Partly, it's our strange obsession with abiding by the letter of international law, plus some attractive economic incentives. People who wish to live in Britain are afforded the instant status of asylum-seeker. Further, our black economy is four times the size of those in both France and Germany, and there is no penalty for employers who are found to be hiring illegal immigrants. Best of all, if you are an asylum-seeker arriving in Britain you stand a one-in-40 chance of being repatriated.

There's more stuff in our favour. The UNHCR works tirelessly to encourage more people to come to Britain, and even more tirelessly to convince British people not only that we should let more in, but also that we are mean-spirited in our approach to the issue of asylum. The official UNHCR website ranks countries according to the ratio of asylum-seekers per head of indigenous population and, as a result, we come a lowly tenth. The most 'generous' countries, then, are those with the most sparse populations – Austria and Sweden, for example; the implication being that if you are already a crowded country, you should, by rights, let more and more people in every year, rather than fewer.

In fact, the whole website is a quite masterful exercise in propagandist dissembling. Log in and you will find us ranked 'tenth' for admitting refugees and then lectured that NON-industrialised countries let in more people than we do. You're not really doing your bit is the gist, despite the fact that we're doing more than any other First World country on this crowded planet.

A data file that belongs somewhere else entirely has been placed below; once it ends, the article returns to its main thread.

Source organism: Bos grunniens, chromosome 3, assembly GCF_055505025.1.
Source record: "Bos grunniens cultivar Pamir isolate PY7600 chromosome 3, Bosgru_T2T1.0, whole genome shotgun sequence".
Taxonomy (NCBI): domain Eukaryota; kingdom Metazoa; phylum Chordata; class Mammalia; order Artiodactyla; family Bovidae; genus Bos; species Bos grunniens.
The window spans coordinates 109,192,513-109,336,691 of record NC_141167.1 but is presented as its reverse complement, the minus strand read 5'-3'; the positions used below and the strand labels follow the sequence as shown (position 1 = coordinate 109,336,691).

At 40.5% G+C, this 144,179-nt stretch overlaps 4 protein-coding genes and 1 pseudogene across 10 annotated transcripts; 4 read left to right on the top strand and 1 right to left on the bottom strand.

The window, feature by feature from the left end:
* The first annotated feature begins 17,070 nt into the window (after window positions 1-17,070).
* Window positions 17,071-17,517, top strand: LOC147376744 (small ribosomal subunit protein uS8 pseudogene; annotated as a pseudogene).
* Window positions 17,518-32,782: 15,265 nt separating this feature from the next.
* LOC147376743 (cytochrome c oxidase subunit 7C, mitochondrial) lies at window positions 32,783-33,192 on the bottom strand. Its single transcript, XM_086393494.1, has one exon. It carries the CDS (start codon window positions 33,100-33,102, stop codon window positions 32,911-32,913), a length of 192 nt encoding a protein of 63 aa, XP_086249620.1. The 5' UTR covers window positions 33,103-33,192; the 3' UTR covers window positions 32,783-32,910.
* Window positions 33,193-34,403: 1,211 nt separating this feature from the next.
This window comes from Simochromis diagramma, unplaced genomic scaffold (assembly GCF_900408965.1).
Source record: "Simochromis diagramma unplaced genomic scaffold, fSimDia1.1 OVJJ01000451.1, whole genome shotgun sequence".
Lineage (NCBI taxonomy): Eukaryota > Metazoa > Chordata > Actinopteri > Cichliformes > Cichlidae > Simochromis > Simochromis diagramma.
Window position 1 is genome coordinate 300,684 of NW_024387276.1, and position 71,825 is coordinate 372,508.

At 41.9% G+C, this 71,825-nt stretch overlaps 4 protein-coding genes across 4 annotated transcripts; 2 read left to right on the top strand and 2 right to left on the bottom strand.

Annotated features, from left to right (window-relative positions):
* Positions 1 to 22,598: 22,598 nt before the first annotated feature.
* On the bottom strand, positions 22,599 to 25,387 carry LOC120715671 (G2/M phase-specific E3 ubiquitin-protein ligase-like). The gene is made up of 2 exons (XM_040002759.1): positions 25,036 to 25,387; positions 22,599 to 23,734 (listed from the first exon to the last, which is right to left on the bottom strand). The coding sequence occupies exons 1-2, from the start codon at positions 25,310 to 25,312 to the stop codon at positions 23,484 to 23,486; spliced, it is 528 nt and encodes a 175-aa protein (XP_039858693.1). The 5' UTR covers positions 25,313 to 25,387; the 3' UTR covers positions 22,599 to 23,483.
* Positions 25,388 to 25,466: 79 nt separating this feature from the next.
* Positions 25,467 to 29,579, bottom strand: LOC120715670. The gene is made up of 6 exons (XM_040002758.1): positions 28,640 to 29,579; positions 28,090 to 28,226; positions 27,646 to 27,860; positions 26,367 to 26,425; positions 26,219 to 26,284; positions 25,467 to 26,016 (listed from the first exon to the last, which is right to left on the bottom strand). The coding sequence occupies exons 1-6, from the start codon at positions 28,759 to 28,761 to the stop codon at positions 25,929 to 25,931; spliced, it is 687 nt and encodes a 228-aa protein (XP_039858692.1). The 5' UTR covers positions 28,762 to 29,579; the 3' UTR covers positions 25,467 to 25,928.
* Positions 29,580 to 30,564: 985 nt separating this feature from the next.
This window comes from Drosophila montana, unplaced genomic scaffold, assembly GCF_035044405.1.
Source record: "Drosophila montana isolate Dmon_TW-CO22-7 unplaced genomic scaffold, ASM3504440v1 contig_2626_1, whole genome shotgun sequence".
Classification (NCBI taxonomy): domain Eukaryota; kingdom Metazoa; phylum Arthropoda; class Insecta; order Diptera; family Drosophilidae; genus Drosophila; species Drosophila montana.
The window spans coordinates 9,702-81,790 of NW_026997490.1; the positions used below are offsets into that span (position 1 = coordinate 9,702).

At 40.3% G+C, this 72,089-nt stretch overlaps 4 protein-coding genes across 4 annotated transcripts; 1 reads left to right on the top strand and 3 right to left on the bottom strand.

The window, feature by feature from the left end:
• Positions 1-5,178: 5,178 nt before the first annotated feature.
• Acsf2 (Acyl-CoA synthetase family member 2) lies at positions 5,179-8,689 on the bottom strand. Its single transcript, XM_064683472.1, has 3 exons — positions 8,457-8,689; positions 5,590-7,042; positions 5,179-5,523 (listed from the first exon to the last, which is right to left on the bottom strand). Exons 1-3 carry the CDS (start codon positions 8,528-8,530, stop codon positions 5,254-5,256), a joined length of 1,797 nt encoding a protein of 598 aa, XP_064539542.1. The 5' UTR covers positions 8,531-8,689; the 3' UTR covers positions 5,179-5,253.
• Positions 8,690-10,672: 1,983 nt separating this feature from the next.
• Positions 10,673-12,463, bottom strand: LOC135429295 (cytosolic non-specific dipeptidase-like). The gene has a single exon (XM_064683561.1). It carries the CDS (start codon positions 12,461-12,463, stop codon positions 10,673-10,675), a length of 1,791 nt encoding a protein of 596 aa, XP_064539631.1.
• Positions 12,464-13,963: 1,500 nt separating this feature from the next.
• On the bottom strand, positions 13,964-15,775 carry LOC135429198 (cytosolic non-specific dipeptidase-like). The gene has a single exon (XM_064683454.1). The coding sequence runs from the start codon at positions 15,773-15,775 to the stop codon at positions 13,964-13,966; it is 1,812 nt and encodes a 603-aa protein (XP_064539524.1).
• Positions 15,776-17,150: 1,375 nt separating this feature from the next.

So, when it comes to actions, we are very popular indeed. There was recently a feature on the BBC's Newsnight programme about the plight of the gypsy (or Romany) population in Slovakia. Apparently, the pikeys have a horrible time of it in Slovakia, but – the great news is – they are all coming here. Interviewed towards the end of the feature, one after another of them remarked that as soon as Slovakia is in the EU, they'll be on the first plane to Heathrow. None of them said, 'Oh, actually, I quite fancy Belgium, or Denmark.' None of them said, 'Look, I won't live in Britain because you people are unable to come to terms with the undoubted trauma occasioned by the dissolution of your empire and your dissolving status as a world superpower.' They said instead, 'Yep, put the kettle on, we'll be there by teatime.'

According to the government, some 20 million people will move to Britain inside the next couple of decades. Some 15 million British people will, during the same period, move out. Twenty million! They don't hate us that much, do they, the foreigners?

Of course, once here, it would be insensitive and unsophisticated of us to imagine that they might trumpet their new loyalty from the rooftops. Quite the reverse: many of them will affect to despise us all the more. Last week there was a Kurdish chap in the audience of the Saturday politics programme that I co-present. We have given this man a home and a job and safety, while simultaneously liberating, at great expense, a good proportion of his homeland from tyrannical rule. But, rather gloriously, he had nothing but contempt for his new country. He didn't want to come here; we forced him to. We should never have armed Saddam in the first place, and so on and so on.

But no matter what he says, he loves us really: he came here. And the other asylum-seekers – some of whom (a minuscule minority, I dare say) will be sitting in their north London bedsits at this very moment wrapping up packets of ricin – they love us, too. Don't believe the Eurovision Song Contest or the opinion polls. The statistics tell the truth: we are the most popular country in the world.